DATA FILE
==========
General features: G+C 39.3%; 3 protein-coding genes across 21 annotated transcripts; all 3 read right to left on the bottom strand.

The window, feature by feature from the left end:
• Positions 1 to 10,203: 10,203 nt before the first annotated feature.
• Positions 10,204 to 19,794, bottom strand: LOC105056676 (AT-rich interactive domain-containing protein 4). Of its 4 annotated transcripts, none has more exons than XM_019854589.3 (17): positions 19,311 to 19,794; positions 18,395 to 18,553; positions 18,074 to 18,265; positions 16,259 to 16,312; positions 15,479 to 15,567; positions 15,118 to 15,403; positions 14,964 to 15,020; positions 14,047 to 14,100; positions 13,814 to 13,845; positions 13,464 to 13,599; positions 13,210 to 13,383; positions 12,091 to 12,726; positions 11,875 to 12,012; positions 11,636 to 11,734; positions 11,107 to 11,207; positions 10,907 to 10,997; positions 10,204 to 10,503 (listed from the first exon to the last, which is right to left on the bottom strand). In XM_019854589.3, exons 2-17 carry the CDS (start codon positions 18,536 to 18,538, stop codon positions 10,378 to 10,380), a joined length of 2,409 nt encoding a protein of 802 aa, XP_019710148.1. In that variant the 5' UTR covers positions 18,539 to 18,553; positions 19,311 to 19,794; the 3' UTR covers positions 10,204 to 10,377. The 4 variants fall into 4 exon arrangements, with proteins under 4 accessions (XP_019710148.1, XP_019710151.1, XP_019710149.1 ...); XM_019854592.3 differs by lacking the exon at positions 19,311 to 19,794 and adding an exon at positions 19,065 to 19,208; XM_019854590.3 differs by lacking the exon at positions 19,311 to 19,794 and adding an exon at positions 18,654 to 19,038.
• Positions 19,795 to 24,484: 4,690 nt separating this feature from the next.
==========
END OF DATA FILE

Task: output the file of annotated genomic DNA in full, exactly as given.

General features: G+C 39.3%; 3 protein-coding genes across 21 annotated transcripts; all 3 read right to left on the bottom strand.

The window, feature by feature from the left end:
• Positions 1 to 10,203: 10,203 nt before the first annotated feature.
• Positions 10,204 to 19,794, bottom strand: LOC105056676 (AT-rich interactive domain-containing protein 4). Of its 4 annotated transcripts, none has more exons than XM_019854589.3 (17): positions 19,311 to 19,794; positions 18,395 to 18,553; positions 18,074 to 18,265; positions 16,259 to 16,312; positions 15,479 to 15,567; positions 15,118 to 15,403; positions 14,964 to 15,020; positions 14,047 to 14,100; positions 13,814 to 13,845; positions 13,464 to 13,599; positions 13,210 to 13,383; positions 12,091 to 12,726; positions 11,875 to 12,012; positions 11,636 to 11,734; positions 11,107 to 11,207; positions 10,907 to 10,997; positions 10,204 to 10,503 (listed from the first exon to the last, which is right to left on the bottom strand). In XM_019854589.3, exons 2-17 carry the CDS (start codon positions 18,536 to 18,538, stop codon positions 10,378 to 10,380), a joined length of 2,409 nt encoding a protein of 802 aa, XP_019710148.1. In that variant the 5' UTR covers positions 18,539 to 18,553; positions 19,311 to 19,794; the 3' UTR covers positions 10,204 to 10,377. The 4 variants fall into 4 exon arrangements, with proteins under 4 accessions (XP_019710148.1, XP_019710151.1, XP_019710149.1 ...); XM_019854592.3 differs by lacking the exon at positions 19,311 to 19,794 and adding an exon at positions 19,065 to 19,208; XM_019854590.3 differs by lacking the exon at positions 19,311 to 19,794 and adding an exon at positions 18,654 to 19,038.
• Positions 19,795 to 24,484: 4,690 nt separating this feature from the next.